Cleaning the Mirror

The Rev. Dr. Seth E. Weeldreyer
Genesis 2:15-17, 3:1-7; Matthew 4:1-11
First Sunday in Lent

The Bible tells stories of vulnerable people in difficult circumstances, and sometimes particularly blessed and powerful situations; decisions they face and make; ugliness they uncover or beauties they discover. Hear what the Spirit may say. {Read Matthew 4:1-11}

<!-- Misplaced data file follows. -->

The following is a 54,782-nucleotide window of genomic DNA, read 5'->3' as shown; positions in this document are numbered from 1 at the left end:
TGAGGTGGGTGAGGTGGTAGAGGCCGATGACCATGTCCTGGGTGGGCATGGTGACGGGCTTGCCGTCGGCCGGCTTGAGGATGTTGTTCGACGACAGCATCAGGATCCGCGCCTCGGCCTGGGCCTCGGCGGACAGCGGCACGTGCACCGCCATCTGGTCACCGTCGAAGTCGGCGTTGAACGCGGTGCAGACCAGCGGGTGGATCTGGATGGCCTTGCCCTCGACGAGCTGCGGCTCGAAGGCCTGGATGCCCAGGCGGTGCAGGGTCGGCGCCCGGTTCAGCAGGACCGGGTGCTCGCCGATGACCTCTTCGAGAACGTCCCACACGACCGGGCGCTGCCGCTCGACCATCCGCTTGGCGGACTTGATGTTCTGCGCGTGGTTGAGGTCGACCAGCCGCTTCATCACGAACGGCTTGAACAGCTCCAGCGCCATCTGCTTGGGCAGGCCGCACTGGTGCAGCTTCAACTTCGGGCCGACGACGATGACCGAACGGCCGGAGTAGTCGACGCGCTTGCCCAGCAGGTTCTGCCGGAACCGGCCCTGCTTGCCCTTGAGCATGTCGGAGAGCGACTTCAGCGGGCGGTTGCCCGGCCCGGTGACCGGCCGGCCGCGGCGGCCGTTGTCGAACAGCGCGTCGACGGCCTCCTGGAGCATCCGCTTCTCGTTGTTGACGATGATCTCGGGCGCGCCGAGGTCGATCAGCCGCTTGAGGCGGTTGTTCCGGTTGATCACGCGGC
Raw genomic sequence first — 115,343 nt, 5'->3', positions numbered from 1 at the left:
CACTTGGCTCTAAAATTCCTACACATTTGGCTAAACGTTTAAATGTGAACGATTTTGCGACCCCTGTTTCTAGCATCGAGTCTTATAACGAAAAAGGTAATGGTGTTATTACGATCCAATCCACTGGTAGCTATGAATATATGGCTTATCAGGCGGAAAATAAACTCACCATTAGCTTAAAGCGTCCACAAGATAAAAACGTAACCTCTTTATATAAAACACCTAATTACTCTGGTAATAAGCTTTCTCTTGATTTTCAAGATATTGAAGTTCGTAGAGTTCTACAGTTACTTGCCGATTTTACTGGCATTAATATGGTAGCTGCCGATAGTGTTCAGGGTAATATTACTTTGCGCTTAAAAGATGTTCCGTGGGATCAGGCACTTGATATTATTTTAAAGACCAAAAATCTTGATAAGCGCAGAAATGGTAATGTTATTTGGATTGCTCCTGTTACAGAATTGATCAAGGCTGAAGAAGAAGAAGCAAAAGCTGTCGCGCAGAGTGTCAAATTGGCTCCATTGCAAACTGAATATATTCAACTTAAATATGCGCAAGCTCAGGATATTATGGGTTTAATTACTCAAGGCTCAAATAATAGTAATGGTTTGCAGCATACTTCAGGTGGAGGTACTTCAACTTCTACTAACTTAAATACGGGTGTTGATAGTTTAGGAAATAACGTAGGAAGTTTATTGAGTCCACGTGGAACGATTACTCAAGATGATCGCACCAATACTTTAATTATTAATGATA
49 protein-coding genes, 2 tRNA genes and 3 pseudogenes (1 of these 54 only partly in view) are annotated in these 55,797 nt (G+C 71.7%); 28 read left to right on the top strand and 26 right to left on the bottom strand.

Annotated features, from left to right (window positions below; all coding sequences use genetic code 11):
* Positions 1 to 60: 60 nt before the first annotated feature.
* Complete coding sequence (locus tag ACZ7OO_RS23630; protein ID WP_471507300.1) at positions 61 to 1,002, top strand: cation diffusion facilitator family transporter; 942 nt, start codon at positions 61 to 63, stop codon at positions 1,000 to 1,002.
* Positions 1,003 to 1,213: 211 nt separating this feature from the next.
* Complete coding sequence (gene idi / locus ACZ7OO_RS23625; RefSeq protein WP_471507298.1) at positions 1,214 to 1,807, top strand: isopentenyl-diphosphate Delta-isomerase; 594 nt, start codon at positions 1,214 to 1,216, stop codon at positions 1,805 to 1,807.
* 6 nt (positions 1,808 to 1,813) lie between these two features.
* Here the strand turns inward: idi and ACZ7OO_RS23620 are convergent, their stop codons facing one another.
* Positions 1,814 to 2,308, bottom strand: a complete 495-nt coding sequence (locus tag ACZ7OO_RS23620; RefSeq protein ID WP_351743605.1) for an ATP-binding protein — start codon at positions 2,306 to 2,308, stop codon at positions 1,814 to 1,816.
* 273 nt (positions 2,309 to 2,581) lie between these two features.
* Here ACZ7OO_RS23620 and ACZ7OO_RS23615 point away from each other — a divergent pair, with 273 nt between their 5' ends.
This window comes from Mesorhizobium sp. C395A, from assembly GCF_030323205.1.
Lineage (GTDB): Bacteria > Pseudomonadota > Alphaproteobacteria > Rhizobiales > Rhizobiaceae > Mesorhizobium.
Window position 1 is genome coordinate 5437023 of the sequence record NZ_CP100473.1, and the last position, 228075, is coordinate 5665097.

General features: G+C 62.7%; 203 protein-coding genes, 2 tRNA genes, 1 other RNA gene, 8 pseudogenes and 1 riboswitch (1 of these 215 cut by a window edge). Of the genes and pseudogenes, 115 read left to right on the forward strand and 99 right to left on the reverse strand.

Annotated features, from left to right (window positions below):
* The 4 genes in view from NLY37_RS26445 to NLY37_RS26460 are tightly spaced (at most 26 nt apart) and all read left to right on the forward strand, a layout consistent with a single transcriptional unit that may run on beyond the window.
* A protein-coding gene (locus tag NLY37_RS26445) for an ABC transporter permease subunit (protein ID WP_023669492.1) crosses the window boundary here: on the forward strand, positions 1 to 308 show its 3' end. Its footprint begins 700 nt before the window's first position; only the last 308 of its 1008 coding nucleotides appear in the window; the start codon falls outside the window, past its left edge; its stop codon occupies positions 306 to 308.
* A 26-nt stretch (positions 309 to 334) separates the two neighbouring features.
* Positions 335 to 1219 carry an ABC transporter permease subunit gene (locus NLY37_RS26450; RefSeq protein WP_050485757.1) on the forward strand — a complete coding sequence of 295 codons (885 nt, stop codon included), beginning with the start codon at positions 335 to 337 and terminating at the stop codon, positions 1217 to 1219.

Chief Inspector Gamache knows about humans at our best and not. With kind eyes, compassionate heart and calm demeanor, careful questions and wise intuition he solves murder mysteries in Quebec province. I savored two more novels while fleeing with his Canadian compatriots, Minnesotans and Michiganders on the Gulf Coast a week ago. Beyond good writing and gripping plots, Louise Penny infuses stories with reflection on being human, wrestling with faith. Scripture quotes, prayers, church history and monastic life. Four simple phrases that open us to wisdom: I was wrong. I’m sorry. I don’t know. I need help. Questions like: can people change? There’s forgiveness amid brokenness. Rich characters face their idiosyncrasies and imperfections. They find unexpected grace and beauty. For Gamache, more than facts and evidence, truth lies in the human heart. Beyond what, ask why? Question motivation. His heart lays bare as he forms misfits and cast-offs into the best team, confronts corruption, and limps alone at the head a funeral cortege for six of his officers. Recovering from lethal injuries to his heart and mind as much as body, he looks in a mirror to see a jagged scar on his temple, and his beard now hiding others on his formerly handsome, clean-shaven face. While his deputy and dear friend gazes into his own eyes, mirroring exhaustion, fear, drug addiction, trying to be hidden, yet ever mercifully observed by Gamache.